Only a few days after revealing the Guardian profession (a Paladin archetype) for Guild Wars 2, ArenaNet has been inundated with complaints that they’re catering to the Trinity crowd — those that favor classes capable of fulfilling any of MMO gaming’s three key roles. For a game that aims to break genre paradigms, such a concession would understandably be a big no-no. Game Designer Jon Peters believes this backlash to be the product of a lack of familiarity with GW2′s combat system.
In a blog post seeking to catalog all of that information in one place, Peters quotes fellow employee Isaiah Cartwright: “Our professions aren’t dedicated healers, DPS, or tanks because frankly, we built a combat system that just doesn’t allow it.” It sure isn’t easy attempting to break both the jack-of-all-trades class system and the traditional tank/healer/dps combo, so how exactly does ArenaNet plan to do it?
- Healing Skill Slot — Every class has a Healing Slot where they must place an appropriate skill. Sure, not every profession will have access to the best heals, or even those with special, conditional uses, but ArenaNet plans to make using them the best way to sustain yourself. Added bonus? It should make you more aware of what’s going on in battle.
- Downed, Defeated, and Revival — Any player can revive any of their allies, provided that they can get to their buddies in time. And the “Downed” state insures that just being incapacitated doesn’t mean you’re entirely out of the fight, either.
- Shared Boon System — This is Guild Wars 2′s version of buffs. Though they can be applied in many different ways, those available always boil down to the same seven: Regeneration, Might, Fury, Swiftness, Protection, Vigor, and Aegis (you can probably guess what most of them do by name). World of Warcraft now does something similar, but is set up so that at least one of two or more people bringing the same buff is less useful to the group. Boons, though they don’t stack in effectiveness, do stack in terms of duration, meaning that everyone is able to contribute.
- No Allied Targeting — Guild Wars 2 features a semi-action-based combat system. Though it doesn’t seem as flexible as TERA’s at the moment, it is still highly dependent on positioning and spatial awareness. That’s to say that you won’t be able to directly target your allies, and will have to rely on movement and skill to effectively deliver your helpful spells.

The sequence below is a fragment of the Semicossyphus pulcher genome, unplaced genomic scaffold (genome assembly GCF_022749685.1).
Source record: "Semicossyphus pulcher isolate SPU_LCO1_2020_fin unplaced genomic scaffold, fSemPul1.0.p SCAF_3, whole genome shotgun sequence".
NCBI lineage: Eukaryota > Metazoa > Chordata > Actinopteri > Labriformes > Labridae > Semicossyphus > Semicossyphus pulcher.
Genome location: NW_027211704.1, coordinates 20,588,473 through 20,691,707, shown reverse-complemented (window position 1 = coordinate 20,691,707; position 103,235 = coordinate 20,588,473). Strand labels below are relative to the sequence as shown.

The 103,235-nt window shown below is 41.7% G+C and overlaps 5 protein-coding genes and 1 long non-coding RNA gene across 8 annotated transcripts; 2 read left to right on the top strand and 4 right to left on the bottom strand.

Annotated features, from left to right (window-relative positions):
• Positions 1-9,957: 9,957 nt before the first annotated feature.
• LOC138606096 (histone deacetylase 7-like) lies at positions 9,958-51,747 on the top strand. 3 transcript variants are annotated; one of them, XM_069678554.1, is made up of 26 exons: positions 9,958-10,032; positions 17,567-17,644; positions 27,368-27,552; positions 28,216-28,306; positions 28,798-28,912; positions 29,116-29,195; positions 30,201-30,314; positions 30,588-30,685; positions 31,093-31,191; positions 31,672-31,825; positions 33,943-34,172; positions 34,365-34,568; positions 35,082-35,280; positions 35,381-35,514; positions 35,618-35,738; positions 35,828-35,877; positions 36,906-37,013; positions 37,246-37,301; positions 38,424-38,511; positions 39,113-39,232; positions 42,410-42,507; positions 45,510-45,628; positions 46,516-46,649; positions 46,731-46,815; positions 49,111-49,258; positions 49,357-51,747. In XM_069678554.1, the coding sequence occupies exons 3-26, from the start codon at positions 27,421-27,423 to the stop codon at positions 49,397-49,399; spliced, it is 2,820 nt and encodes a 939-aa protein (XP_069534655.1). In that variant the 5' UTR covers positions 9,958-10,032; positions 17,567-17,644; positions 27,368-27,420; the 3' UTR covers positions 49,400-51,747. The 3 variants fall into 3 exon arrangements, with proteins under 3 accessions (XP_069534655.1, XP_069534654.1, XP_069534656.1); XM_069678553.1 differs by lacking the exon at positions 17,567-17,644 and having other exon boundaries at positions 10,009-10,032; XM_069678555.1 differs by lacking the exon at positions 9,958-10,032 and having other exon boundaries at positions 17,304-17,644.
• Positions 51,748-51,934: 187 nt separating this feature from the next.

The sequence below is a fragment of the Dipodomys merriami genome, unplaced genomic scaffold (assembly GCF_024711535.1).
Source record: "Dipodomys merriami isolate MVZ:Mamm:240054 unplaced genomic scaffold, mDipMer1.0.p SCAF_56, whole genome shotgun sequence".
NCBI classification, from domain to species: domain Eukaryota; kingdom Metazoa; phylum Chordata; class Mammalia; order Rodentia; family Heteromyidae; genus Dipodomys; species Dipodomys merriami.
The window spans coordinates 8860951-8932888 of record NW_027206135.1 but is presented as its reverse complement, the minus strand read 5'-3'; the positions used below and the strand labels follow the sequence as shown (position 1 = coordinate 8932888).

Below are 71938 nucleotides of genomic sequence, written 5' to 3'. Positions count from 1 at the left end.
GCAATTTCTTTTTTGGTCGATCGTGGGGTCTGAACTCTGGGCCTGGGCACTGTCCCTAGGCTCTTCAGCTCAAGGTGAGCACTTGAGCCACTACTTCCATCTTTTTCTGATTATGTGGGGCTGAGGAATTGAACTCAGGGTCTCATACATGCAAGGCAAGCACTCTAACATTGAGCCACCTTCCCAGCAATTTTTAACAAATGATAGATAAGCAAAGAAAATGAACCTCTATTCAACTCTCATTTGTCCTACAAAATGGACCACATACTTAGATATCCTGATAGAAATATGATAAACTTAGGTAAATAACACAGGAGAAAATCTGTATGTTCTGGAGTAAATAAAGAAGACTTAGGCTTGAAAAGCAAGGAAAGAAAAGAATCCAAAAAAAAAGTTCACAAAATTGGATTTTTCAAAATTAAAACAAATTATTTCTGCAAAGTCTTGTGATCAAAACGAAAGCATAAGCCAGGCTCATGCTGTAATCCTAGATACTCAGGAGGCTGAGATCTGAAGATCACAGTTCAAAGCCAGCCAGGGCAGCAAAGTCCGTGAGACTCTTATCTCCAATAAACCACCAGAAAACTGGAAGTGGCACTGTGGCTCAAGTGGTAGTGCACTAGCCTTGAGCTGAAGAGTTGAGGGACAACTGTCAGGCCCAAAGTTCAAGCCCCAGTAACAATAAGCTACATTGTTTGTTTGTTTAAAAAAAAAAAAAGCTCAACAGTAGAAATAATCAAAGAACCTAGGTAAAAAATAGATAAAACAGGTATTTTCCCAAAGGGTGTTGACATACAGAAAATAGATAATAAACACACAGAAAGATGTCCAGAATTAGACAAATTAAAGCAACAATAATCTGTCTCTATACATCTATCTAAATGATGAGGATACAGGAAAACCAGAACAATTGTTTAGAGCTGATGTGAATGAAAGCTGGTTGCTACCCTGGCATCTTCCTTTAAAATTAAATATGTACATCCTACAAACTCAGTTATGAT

- Diversity — That’s a bit of a loaded word, isn’t it? With Guild Wars 2‘s weapon-switching mechanic allows roles to be switched on the fly. Think “Warrior stances,” but for all classes, and with an automatic swap to appropriate equipment. Undoubtedly, there will be some restrictions, but the key is to allow players to adapt to constantly-changing situations.
- Mobility — Movement. Is. Key. Skills and spells work in conjunction with movement instead of against it, and that means you might be playing GW2 more like a first-person shooter than your typical MMORPG. You’ll be able to dodge and find cover while enacting more interesting tactics than “sit in one spot and spam fireball.”
The basic philosophy seems to be, oddly enough, that all classes are Trinity classes. But instead of giving every profession access to every skill, ArenaNet is simply democratizing the more critical aspects of traditional roles — those bits that would otherwise slow down or stop the flow of combat because they are dependent on time or certain archetypes being present. In the same turn, no profession will be able to accomplish such things as healing and buffing in precisely the same way, preserving class diversity.
Personally, I’m a fan. As a bitter Rogue, I’ve always played a class dropped and forgotten in the darkest recesses of the DPS well. Traditionally, the archetype can’t do much else but stab things in the back for large amounts of damage, and even such things as group buffs or enhancements have been handed out sparingly. Lord of the Rings Online attempted to bring something different to the table with the Burgler, but at least when I was playing, it just ended up being a strange class to play — one that only ended up being really useful in rare gameplay situations.
So there I’ve sat, biting my tongue, as hybrid classes waffle between being nearly as or more effective in combat than I am, while also being afforded the opportunity to fill in other roles as necessary. I’m realistic, though. Developers such as Blizzard have kind of painted themselves into a corner with the class structure they have established. If they don’t equalize the hybrid classes with the capabilities of their non-hybrid counterparts, then what’s the point of a hybrid (as typically designed) in the first place? Who would want to play them, or at least, who would bother with a particular build nailed by the nerf bat unless they really liked the play mechanics.
The solution, it seems, is to expand the flexibility of the hybrid instead of hinder it, and then give that level of flexibility to everybody else, as Guild Wars 2 appears to be doing.
The new class of MMOs, in general, seems to have several ways of dealing with this. Rift, as explored in a recent post, gives each of its four classes seven different potential roles and then allows them to mix and match those three at a time, giving rise to all sorts of possibilities. Sure, some builds will still be singled out as odd ducks, but which those are will be more difficult to distinguish.
So, then, what sets the Guardian — a Paladin-alike on the surface — apart from its Trinity stereotype? By shedding its conventions like a snake skin. All three typical roles are afforded to the Guardian — one offensive, one defensive, and one regenerative — but at any moment, they can rid themselves of these role-defining protections in order to buff those around them. Well, that’s not the only thing, of course, but a conveniently symbolic way of ending this post, isn’t it?